A route marked by the skills, labor, sweat and determination of the Seabees who scratch-built airfields, harbor facilities and piers, and constructed roads, barracks, hospitals, fuel depots and massive supply dumps. Seabees were the workforce of the Pacific. Unglamorous and backbreaking, the 63rd's initial major project on "the Canal" was an 80-square-mile program to destroy the breeding grounds of malaria-carrying insects "by swamp and lagoon draining, stream clearance and depression filling."
Work started on June 24. When completed, more than 20 miles of roads, "16.5 miles, as a last resort, by hand labor," had been constructed by the 664 officers and men assigned. Some 100 miles of stream ran free to the sea. The Seabees moved 400,000 cubic yards of earth to level and fill water-filled depressions.
"Lagoons, land-locked by sand-bars, were fitted with oil-drum culverts to permit excess tidal fluctuations to vary the lagoon level. The inflow of salt water at high tide rendered lagoon water sufficiently alkaline to inhibit mosquito breeding."
The 63rd's history notes, "there was little fun on these jobs," but as footnote, "there were some thrills." Massive, more than 60, air raids by Japanese bombers. An encounter with Japanese troops on a tropical trail. And "it's no fish story," the 10-foot crocodile that chased a work party out of the Tenaru River.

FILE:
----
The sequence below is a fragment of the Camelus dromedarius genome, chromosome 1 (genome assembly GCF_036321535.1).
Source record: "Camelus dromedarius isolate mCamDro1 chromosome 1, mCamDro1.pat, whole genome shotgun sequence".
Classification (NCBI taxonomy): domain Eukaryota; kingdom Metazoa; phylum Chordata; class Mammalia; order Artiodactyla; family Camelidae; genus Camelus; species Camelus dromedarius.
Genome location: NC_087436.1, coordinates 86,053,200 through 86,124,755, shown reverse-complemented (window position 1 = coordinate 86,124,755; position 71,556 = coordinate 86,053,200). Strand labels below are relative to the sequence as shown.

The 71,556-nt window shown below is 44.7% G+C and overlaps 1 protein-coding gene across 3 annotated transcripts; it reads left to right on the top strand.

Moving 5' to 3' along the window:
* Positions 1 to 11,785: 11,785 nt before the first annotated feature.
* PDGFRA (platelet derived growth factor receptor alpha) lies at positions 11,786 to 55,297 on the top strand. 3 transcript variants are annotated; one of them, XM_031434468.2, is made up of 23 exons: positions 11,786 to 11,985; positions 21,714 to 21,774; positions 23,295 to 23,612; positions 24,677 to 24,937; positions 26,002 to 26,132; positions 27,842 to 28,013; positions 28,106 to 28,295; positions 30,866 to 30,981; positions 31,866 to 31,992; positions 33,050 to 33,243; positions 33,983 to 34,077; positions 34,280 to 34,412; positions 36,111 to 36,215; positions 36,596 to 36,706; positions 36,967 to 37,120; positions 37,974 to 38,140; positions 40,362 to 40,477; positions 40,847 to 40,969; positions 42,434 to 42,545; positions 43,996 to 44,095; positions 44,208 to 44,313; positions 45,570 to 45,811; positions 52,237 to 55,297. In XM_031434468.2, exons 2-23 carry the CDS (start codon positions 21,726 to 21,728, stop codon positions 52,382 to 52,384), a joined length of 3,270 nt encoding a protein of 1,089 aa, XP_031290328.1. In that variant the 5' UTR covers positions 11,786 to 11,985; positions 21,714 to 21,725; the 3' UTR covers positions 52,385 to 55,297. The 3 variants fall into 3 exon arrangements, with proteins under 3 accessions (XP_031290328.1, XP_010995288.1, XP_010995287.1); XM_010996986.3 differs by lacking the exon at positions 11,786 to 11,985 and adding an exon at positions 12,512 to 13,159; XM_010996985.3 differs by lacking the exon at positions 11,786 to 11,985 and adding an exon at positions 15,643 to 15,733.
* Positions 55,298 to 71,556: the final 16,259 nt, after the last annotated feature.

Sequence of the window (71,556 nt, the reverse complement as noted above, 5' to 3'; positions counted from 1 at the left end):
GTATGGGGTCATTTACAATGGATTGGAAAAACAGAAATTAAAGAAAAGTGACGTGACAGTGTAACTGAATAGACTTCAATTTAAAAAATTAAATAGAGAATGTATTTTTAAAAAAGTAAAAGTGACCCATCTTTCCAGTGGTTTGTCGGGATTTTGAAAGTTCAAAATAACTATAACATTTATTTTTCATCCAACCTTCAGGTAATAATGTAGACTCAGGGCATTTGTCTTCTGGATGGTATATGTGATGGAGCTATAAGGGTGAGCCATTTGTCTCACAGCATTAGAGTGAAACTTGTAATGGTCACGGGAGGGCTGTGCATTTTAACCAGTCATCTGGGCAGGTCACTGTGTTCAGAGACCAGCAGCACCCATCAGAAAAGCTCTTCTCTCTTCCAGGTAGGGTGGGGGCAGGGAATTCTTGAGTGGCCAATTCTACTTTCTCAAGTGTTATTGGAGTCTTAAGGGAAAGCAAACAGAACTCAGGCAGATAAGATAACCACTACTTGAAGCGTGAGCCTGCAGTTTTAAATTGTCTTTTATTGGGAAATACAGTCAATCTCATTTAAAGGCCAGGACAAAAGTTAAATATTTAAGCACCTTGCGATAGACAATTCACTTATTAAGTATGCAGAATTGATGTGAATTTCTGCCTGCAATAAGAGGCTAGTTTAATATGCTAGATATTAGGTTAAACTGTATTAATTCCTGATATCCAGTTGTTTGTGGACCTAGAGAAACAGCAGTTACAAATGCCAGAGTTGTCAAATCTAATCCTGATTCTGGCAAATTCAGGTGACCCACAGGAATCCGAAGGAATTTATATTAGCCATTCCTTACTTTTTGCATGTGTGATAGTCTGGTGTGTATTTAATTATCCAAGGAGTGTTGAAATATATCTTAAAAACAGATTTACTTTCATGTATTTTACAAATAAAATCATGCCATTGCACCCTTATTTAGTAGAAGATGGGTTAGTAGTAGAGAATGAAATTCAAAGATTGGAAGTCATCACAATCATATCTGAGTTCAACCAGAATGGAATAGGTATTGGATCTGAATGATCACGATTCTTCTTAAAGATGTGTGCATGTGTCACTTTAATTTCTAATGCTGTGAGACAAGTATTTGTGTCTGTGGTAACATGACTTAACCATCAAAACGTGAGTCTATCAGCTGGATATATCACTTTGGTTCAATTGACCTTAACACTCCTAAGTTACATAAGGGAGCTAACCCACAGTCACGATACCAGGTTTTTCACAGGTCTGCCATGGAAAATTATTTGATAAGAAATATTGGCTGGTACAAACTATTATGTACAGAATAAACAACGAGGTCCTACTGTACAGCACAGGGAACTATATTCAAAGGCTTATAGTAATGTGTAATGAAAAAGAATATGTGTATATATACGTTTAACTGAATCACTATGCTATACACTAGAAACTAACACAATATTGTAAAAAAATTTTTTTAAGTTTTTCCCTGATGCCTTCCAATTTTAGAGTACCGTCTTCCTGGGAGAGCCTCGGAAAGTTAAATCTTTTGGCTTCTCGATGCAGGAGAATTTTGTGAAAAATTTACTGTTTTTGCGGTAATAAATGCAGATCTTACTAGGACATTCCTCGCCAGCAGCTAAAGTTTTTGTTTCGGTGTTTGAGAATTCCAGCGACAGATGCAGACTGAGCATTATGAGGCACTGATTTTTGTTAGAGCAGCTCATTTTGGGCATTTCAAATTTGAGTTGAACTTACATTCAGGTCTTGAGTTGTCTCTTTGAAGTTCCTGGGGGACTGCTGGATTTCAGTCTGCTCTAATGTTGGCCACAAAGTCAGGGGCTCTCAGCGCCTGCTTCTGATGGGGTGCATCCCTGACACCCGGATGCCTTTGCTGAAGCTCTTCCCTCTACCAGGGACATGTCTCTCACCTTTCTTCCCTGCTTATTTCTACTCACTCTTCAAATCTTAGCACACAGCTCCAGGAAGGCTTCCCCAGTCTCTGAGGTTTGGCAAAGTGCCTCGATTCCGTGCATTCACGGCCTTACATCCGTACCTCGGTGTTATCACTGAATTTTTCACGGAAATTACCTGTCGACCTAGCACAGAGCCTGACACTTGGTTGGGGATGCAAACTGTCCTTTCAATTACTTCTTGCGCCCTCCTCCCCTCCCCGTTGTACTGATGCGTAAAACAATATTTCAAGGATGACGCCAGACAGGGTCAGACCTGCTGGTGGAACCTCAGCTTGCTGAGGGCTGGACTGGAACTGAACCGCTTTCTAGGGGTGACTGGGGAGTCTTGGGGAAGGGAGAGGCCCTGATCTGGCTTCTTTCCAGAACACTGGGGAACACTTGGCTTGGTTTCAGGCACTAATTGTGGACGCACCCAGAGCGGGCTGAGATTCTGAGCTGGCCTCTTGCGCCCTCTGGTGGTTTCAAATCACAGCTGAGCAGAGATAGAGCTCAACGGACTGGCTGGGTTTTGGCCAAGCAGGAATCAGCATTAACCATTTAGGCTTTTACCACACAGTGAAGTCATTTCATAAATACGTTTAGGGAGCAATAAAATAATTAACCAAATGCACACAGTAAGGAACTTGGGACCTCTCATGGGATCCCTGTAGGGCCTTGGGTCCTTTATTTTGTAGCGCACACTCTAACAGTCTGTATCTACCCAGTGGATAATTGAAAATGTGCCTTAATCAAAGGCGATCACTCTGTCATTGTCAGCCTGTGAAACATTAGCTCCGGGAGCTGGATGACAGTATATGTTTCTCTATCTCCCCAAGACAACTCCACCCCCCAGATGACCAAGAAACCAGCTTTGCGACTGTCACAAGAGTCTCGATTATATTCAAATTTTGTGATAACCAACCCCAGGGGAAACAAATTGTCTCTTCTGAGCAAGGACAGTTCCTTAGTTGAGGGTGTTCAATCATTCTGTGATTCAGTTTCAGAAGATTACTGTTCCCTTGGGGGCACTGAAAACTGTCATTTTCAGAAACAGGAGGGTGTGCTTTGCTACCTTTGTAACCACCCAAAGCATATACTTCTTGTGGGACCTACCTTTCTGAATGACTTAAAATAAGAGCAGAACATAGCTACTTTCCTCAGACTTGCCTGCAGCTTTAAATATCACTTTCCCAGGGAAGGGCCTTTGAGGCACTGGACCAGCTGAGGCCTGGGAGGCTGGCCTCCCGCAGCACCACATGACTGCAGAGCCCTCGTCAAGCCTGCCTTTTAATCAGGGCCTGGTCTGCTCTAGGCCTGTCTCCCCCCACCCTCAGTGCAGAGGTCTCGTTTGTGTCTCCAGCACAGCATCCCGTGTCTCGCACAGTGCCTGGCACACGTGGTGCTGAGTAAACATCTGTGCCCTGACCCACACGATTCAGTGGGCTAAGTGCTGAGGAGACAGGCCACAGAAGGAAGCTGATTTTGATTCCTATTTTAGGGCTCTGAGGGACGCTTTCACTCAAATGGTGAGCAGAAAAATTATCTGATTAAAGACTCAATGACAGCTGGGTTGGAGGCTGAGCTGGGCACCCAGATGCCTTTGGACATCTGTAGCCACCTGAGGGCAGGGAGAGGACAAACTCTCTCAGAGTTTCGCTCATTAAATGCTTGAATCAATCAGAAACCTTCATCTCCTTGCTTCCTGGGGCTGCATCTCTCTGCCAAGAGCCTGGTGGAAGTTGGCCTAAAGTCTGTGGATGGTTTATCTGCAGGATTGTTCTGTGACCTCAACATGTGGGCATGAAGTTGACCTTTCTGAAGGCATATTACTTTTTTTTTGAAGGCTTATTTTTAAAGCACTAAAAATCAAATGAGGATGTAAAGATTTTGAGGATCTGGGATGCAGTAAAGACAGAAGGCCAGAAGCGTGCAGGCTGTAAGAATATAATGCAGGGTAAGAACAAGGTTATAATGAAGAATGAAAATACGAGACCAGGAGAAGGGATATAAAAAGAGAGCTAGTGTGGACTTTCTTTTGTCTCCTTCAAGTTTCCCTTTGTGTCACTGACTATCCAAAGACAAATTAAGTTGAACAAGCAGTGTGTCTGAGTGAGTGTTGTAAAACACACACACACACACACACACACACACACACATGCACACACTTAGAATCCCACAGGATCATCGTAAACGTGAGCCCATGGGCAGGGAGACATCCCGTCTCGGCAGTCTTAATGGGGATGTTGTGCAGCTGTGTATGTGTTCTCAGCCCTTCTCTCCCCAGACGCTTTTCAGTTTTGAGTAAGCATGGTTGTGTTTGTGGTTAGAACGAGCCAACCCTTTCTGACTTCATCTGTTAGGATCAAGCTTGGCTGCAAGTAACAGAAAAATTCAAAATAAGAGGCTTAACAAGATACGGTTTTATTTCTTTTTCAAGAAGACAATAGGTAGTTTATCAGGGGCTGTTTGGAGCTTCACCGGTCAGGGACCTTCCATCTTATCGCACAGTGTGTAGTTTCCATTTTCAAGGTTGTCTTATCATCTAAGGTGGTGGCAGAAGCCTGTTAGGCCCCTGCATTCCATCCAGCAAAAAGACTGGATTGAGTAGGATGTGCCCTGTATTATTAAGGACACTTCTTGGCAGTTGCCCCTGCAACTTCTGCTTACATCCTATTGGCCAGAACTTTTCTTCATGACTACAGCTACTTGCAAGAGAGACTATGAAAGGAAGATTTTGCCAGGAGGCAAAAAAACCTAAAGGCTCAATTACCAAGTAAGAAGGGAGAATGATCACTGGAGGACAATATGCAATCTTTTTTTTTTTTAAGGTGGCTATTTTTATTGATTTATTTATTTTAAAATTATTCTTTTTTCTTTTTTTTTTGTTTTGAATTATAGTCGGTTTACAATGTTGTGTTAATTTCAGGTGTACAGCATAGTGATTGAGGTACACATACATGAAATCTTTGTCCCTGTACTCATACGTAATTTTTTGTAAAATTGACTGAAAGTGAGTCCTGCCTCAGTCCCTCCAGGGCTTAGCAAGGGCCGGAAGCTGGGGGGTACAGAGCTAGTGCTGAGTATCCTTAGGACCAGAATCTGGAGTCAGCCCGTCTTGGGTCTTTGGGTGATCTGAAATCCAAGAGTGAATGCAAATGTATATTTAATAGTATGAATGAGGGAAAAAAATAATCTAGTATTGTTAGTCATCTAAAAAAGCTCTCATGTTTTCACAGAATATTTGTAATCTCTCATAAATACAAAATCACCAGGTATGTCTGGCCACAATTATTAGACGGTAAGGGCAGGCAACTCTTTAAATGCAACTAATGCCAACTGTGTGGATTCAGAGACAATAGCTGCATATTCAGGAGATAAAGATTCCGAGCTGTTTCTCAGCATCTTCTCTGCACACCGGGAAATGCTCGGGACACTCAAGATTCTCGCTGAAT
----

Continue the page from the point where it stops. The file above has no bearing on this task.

There was also the trial of a 63rd Seabee.
He was charged with leaving his shipmates without permission and striking out with the 1st Marine Raider Battalion when that unit assaulted Japanese forces near Bairoka Harbor, at Munda. He was exonerated when the Marine officer in charge of the operation initiated a Silver Star recommendation, the nation's
third highest honor for heroism. The man "attached himself to a machine gun crew, serviced and manned the gun with devastating effect upon the enemy when all other members of the crew had been killed or disabled by mortar fire."
There were other commendations and citations as the 63rd moved across the Pacific during 1944 and 1945.